On a motion to dismiss, the Court accepts as true all of the factual allegations contained in the complaint, even if it appears that “actual proof of those facts is improbable” Twombly, 550 U.S. at 556, and reviews the complaint to determine whether its allegations show that the pleader is entitled to relief. Id. at 555-56. The principle that a court must accept as true all of the allegations contained in a complaint is inapplicable to legal conclusions. Iqbal, 556 U.S. at 678-79. Although legal conclusions can provide the framework for a complaint, they must be supported by factual allegations. Id. at 679.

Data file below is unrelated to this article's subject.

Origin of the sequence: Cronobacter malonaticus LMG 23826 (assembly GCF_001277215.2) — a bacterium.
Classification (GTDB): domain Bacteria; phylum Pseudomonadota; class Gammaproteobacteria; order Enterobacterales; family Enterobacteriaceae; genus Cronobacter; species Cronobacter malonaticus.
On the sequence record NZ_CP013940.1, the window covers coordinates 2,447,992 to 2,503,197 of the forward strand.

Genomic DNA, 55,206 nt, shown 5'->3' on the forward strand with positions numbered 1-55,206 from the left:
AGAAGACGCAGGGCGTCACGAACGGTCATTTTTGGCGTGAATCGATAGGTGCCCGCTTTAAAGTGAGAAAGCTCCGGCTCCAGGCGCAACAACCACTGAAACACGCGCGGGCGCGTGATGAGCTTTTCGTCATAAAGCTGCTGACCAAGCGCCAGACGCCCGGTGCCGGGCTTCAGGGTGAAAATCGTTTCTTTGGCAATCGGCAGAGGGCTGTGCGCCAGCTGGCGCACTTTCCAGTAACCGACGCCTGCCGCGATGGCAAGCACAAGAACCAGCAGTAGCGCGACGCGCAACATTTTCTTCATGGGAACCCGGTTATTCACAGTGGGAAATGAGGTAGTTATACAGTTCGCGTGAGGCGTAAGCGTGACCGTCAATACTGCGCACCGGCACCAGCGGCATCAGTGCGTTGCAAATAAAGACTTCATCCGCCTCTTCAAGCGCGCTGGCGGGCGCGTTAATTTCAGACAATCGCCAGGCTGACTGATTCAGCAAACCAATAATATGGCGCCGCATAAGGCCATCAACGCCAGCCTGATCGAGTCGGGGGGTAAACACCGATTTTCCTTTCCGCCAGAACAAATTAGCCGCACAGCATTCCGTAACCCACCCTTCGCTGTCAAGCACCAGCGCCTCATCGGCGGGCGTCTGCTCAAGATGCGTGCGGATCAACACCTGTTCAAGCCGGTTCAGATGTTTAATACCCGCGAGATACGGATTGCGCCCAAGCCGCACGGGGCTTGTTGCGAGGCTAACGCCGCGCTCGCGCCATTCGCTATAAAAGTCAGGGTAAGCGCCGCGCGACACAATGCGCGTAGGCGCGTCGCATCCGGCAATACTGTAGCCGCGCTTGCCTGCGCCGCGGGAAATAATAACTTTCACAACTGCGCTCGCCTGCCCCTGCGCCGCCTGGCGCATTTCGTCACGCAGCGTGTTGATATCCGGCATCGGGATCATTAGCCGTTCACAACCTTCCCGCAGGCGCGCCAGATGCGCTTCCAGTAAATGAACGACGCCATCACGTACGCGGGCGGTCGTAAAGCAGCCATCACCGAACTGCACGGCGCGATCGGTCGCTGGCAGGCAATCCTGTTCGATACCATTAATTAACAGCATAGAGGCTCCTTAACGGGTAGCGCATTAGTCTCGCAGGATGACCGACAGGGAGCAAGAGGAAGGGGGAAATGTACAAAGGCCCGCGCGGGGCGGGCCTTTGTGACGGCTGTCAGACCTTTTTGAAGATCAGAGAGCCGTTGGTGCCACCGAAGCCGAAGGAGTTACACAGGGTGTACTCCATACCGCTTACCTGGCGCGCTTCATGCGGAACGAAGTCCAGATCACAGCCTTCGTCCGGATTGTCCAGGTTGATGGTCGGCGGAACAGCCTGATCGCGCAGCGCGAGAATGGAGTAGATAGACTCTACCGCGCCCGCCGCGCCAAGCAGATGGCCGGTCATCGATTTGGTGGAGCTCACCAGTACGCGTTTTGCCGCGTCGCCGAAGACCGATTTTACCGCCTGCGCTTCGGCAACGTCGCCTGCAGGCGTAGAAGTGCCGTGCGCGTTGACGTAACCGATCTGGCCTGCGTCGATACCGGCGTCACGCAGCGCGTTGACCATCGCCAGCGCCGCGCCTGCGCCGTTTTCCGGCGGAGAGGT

Having reviewed plaintiff's state law claims under the relevant standards, the motion to dismiss will be denied. Defendant argues that plaintiff cannot contemporaneously bring claims for unjust enrichment (Count II) and breach of contract (Count I) under Missouri law. This argument is rejected, as plaintiff is entitled to plead its claims for breach of contract and unjust enrichment in the alternative even if Missouri law ultimately precludes recovery under both theories. See Penrose v. Buffalo Trace Distillery, Inc., 2018 WL 705054, at *5 (E.D. Mo. Feb. 5, 2018). The Court also concludes that Count II adequately pleads the elements of an unjust enrichment claim, so defendant's motion to dismiss Count II of the complaint is denied.